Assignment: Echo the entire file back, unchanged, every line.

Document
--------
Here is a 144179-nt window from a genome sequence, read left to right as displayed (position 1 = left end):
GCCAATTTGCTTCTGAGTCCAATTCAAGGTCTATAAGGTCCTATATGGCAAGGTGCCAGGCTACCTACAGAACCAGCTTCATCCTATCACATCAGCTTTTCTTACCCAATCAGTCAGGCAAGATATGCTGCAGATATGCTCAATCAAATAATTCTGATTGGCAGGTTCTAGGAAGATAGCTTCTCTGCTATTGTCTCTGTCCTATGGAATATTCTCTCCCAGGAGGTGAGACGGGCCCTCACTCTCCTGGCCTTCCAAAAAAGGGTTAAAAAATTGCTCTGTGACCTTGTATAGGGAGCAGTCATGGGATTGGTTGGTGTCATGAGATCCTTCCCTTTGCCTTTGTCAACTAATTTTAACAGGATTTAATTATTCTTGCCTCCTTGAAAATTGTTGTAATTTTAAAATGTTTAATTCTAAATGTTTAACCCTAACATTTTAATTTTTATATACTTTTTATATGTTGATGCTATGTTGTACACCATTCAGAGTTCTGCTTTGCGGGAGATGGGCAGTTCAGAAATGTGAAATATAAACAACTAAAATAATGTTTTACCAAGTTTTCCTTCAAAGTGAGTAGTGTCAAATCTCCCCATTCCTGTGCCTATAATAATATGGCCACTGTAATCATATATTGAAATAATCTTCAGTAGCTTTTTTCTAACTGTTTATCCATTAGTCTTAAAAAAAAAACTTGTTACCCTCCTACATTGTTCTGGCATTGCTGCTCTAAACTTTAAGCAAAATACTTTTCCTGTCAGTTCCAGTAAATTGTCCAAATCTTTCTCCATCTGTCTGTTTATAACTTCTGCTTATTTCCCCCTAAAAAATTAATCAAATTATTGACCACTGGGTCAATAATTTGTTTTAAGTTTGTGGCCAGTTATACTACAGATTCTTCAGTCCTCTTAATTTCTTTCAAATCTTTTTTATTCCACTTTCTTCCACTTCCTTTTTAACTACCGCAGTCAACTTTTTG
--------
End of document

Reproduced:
Here is a 144179-nt window from a genome sequence, read left to right as displayed (position 1 = left end):
GCCAATTTGCTTCTGAGTCCAATTCAAGGTCTATAAGGTCCTATATGGCAAGGTGCCAGGCTACCTACAGAACCAGCTTCATCCTATCACATCAGCTTTTCTTACCCAATCAGTCAGGCAAGATATGCTGCAGATATGCTCAATCAAATAATTCTGATTGGCAGGTTCTAGGAAGATAGCTTCTCTGCTATTGTCTCTGTCCTATGGAATATTCTCTCCCAGGAGGTGAGACGGGCCCTCACTCTCCTGGCCTTCCAAAAAAGGGTTAAAAAATTGCTCTGTGACCTTGTATAGGGAGCAGTCATGGGATTGGTTGGTGTCATGAGATCCTTCCCTTTGCCTTTGTCAACTAATTTTAACAGGATTTAATTATTCTTGCCTCCTTGAAAATTGTTGTAATTTTAAAATGTTTAATTCTAAATGTTTAACCCTAACATTTTAATTTTTATATACTTTTTATATGTTGATGCTATGTTGTACACCATTCAGAGTTCTGCTTTGCGGGAGATGGGCAGTTCAGAAATGTGAAATATAAACAACTAAAATAATGTTTTACCAAGTTTTCCTTCAAAGTGAGTAGTGTCAAATCTCCCCATTCCTGTGCCTATAATAATATGGCCACTGTAATCATATATTGAAATAATCTTCAGTAGCTTTTTTCTAACTGTTTATCCATTAGTCTTAAAAAAAAAACTTGTTACCCTCCTACATTGTTCTGGCATTGCTGCTCTAAACTTTAAGCAAAATACTTTTCCTGTCAGTTCCAGTAAATTGTCCAAATCTTTCTCCATCTGTCTGTTTATAACTTCTGCTTATTTCCCCCTAAAAAATTAATCAAATTATTGACCACTGGGTCAATAATTTGTTTTAAGTTTGTGGCCAGTTATACTACAGATTCTTCAGTCCTCTTAATTTCTTTCAAATCTTTTTTATTCCACTTTCTTCCACTTCCTTTTTAACTACCGCAGTCAACTTTTTG